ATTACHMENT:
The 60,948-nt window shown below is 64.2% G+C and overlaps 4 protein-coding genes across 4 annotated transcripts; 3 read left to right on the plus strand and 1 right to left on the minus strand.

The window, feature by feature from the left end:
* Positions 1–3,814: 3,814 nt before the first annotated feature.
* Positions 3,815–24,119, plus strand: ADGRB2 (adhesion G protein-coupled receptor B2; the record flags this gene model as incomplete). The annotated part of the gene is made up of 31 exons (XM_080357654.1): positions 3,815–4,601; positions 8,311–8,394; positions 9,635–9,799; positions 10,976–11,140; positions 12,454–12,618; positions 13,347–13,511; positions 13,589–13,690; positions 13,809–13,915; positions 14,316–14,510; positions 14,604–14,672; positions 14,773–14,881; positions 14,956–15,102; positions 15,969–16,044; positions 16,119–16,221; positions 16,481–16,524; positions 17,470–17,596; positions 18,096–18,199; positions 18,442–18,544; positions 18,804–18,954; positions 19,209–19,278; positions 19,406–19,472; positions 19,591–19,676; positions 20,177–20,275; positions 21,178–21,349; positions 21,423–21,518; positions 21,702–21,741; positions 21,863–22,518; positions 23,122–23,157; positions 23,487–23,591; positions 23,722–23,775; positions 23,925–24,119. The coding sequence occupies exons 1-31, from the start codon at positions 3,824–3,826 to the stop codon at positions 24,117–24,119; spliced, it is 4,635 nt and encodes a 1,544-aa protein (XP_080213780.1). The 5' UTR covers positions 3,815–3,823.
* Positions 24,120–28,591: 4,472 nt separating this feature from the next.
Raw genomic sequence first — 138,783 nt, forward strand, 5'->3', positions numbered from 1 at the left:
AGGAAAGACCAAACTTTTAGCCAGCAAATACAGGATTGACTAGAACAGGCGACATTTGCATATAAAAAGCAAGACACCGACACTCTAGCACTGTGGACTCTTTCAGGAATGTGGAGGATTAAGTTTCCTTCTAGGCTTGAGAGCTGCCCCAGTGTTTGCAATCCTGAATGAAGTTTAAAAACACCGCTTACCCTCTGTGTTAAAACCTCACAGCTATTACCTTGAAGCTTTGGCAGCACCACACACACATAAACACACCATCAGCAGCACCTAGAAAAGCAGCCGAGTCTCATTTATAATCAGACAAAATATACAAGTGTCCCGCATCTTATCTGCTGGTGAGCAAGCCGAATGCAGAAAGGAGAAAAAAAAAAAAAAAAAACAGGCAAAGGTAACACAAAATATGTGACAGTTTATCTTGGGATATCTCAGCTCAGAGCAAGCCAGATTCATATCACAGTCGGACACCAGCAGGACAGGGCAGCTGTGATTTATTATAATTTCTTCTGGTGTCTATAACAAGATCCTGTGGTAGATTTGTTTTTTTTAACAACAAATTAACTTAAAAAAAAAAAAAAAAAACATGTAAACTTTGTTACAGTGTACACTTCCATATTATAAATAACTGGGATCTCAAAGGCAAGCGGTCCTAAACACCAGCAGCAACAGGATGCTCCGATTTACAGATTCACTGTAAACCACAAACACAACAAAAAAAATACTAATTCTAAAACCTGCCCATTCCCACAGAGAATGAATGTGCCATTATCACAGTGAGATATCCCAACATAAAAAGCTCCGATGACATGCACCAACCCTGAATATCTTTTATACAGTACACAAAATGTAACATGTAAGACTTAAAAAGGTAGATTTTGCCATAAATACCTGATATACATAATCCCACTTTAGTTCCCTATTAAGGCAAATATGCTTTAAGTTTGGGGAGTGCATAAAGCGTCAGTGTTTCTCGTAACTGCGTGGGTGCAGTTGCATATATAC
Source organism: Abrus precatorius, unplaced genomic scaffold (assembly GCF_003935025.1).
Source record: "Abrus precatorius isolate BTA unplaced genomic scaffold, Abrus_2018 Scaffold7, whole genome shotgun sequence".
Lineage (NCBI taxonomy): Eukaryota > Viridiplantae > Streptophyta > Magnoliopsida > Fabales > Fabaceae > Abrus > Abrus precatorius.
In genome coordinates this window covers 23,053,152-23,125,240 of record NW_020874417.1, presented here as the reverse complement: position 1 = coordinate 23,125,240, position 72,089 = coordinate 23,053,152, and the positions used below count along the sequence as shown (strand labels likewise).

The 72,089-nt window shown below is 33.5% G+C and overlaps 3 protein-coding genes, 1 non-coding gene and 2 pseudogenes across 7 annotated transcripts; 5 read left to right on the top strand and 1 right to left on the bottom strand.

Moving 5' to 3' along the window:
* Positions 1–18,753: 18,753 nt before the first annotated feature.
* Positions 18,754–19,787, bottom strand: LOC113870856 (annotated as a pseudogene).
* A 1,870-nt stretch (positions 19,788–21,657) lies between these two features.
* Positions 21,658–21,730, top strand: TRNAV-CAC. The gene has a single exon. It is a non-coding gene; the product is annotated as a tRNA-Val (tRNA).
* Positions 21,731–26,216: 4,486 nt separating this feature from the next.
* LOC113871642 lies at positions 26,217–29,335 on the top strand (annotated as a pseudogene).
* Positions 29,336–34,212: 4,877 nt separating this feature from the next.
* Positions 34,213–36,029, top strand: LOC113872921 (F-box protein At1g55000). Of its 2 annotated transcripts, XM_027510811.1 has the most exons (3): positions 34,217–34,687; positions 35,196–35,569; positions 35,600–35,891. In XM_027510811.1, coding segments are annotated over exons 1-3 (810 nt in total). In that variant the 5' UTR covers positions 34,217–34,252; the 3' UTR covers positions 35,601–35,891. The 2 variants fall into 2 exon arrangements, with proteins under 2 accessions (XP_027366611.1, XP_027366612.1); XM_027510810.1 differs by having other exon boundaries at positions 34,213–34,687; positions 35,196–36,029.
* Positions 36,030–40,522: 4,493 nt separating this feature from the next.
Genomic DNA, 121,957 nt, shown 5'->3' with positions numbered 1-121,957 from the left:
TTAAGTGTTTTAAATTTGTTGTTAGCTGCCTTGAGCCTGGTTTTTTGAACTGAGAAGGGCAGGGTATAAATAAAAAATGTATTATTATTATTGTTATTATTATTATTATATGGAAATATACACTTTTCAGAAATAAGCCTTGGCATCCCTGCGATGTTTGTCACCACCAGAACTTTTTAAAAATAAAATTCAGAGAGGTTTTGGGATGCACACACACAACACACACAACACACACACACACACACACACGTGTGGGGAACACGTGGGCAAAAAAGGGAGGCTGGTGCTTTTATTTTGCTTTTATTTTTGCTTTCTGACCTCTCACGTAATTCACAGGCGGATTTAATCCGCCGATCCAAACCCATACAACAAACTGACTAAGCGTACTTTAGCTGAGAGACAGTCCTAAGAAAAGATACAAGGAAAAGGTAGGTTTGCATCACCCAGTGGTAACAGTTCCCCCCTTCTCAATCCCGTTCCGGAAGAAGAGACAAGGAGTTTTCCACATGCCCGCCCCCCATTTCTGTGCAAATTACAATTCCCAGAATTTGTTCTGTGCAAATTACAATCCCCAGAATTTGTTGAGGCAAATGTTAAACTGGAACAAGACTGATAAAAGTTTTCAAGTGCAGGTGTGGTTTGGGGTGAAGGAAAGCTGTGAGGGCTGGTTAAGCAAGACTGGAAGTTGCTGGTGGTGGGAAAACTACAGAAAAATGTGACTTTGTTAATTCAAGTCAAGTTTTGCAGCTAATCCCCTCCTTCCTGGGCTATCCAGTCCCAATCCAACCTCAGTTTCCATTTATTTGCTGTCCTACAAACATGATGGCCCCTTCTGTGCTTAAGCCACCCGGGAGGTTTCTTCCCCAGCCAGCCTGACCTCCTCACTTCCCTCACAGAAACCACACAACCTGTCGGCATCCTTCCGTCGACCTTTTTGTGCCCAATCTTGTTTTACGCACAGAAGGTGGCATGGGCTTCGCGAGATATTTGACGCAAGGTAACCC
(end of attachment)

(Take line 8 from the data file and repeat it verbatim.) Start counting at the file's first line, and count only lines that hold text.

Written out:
Source organism: Abrus precatorius, unplaced genomic scaffold (assembly GCF_003935025.1).